There Goes a Tenner

Today is Bloomsday, an annual celebration of the work of James Joyce. June 16th is the date on which the action of his most famous novel takes place. Like many Irish people and lovers of literature, I’ve never actually read Ulysses. However, I’m a big fan of Joyce’s collection of short stories named after the his native city and also A Portrait of the Artist as a Young Man. Perhaps one day I’ll find some time to tackle it. In the meantime, here are half a dozen songs with a connection to Joyce and Ulysses. Kate Bush has been in the news recently as she has finally received permission from the Joyce estate to quote part of Molly Bloom’s closing soliloquy from Ulysses in one of her songs. In 1989, Bush wanted to use Joyce’s words on the title track and lead single from The Sensual World. She was refused back then, but was successful this time with a reworking of the song now called Flower of the Mountain. The Sensual World is one of selection of songs from The Sensual World and its 1993 successor, The Red Shoes, that she has re-recorded for a project called Director’s Cut. I wonder if the decision by Joyce’s estate to allow Bush to use the original text had anything to do with the fact that the copyright is about to run out on Joyce’s work. Personally, I don’t hear much difference between the two versions, so I’ve included both Flower of the Mountain and a cover of The Sensual World by Susan Voelz

Of course, Bush had her first success with her four-minute take on Wuthering Heights by Emily Bronte. It is, in my view, one of the best musical adaptations of a literary work along with Jefferson Airplane‘s version of Lewis Carroll’s Alice in Wonderland. White Rabbit appeared on Surrealistic Pillow, the band’s first album of 1967, and was the only song on the collection written by lead singer Grace Slick. She wrote two more on November 1967’s After Bathing At Baxter’s. The track rejoyce is one of those and this song uses Joycean stream of consciousness to pay tribute to the writer. New York City based Black 47 pay a different kind of tribute to the man from Dublin on their 2000 album Trouble in the Land. This comical ditty tells the (presumably) fictional tale of its narrator’s impulsive decision to take a train from France to Switzerland with the intention of engaging in a sexual encounter with a member of the opposite sex on Joyce’s grave in the Fluntern Cemetery in Zurich. The singer claims that he only wants to gain some inspiration, though the Swiss police don’t see it that way. The band is named after the worst year of the Irish famine in the middle of the nineteenth century. It was also around this time that another comic song emerged that proved to be the inspiration for Joyce’s final novel. Finnegan’s Wake concerns the death of Tim Finnegan and the amazing recuperative powers of Irish whiskey. Liam Clancy introduces a fine rendition from The Clancy Brothers & Tommy Makem from their 1984 Reunion album. The final song is also taken from a 1984 album, Double Nickels on the Dime by Californian post-punks, Minutemen. It is named for today’s date, but is it about Bloomsday? Well, I guess you’ll just have to listen to it to find out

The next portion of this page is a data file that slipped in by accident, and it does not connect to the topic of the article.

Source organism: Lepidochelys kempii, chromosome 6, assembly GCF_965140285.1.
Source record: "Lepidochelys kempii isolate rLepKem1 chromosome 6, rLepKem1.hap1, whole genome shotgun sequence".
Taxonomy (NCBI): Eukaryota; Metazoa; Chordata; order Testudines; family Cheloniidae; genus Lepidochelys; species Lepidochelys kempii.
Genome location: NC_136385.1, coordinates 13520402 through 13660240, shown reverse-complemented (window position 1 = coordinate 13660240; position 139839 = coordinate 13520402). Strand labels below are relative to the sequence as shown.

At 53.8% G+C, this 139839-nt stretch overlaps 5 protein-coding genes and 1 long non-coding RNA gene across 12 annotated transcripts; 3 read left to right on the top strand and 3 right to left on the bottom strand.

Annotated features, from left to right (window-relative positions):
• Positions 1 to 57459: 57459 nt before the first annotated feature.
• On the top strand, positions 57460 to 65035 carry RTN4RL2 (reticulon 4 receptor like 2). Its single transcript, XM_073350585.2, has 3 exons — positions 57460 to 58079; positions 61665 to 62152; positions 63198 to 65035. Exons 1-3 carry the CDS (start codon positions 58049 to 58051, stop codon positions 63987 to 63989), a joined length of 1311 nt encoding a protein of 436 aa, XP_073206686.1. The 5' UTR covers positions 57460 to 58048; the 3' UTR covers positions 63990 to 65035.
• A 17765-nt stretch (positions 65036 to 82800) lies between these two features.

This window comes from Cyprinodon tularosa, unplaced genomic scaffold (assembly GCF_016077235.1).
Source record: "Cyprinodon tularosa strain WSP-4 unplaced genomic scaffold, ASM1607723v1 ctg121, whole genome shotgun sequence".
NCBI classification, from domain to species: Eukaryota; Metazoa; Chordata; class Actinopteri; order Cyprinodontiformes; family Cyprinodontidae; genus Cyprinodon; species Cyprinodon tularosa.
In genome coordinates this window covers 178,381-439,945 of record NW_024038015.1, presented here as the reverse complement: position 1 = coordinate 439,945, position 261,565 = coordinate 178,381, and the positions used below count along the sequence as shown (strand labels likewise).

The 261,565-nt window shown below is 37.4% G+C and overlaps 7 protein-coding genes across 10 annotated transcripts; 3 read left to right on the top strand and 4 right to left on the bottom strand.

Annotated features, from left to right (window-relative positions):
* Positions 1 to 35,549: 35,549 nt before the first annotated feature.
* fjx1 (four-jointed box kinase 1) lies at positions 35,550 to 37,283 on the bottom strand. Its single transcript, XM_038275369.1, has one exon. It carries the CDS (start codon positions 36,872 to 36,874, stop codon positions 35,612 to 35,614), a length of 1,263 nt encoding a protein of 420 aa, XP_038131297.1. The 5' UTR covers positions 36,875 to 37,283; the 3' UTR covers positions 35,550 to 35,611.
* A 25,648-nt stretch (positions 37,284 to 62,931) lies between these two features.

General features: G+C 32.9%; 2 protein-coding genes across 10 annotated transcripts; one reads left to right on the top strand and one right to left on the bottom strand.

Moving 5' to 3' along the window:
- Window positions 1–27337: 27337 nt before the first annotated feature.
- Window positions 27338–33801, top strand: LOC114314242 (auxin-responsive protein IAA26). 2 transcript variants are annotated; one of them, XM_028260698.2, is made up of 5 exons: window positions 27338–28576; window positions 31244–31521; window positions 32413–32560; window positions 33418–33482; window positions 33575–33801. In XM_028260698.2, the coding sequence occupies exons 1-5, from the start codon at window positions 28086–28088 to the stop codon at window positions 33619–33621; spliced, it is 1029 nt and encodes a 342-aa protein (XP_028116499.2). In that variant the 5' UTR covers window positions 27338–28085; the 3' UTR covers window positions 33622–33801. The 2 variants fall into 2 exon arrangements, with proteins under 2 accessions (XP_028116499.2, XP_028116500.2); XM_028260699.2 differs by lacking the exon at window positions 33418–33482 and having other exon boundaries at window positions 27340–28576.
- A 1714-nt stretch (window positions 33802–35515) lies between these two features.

Flower Of The Mountain – Kate Bush

The Sensual World (Kate Bush cover) – Susan Voelz

Rejoyce – Jefferson Airplane

I Got Laid On James Joyce’s Grave – Black 47

Finnegan’s Wake – The Clancy Bros & Tommy Makem

June 16th – Minutemen

Advertisements

One thought on “There Goes a Tenner

  1. Grace Slick puts chills down my spine every time I listen to ‘rejoyce’
    Especially the line “with his head all buried down at the foot of his bed”

Comments are closed.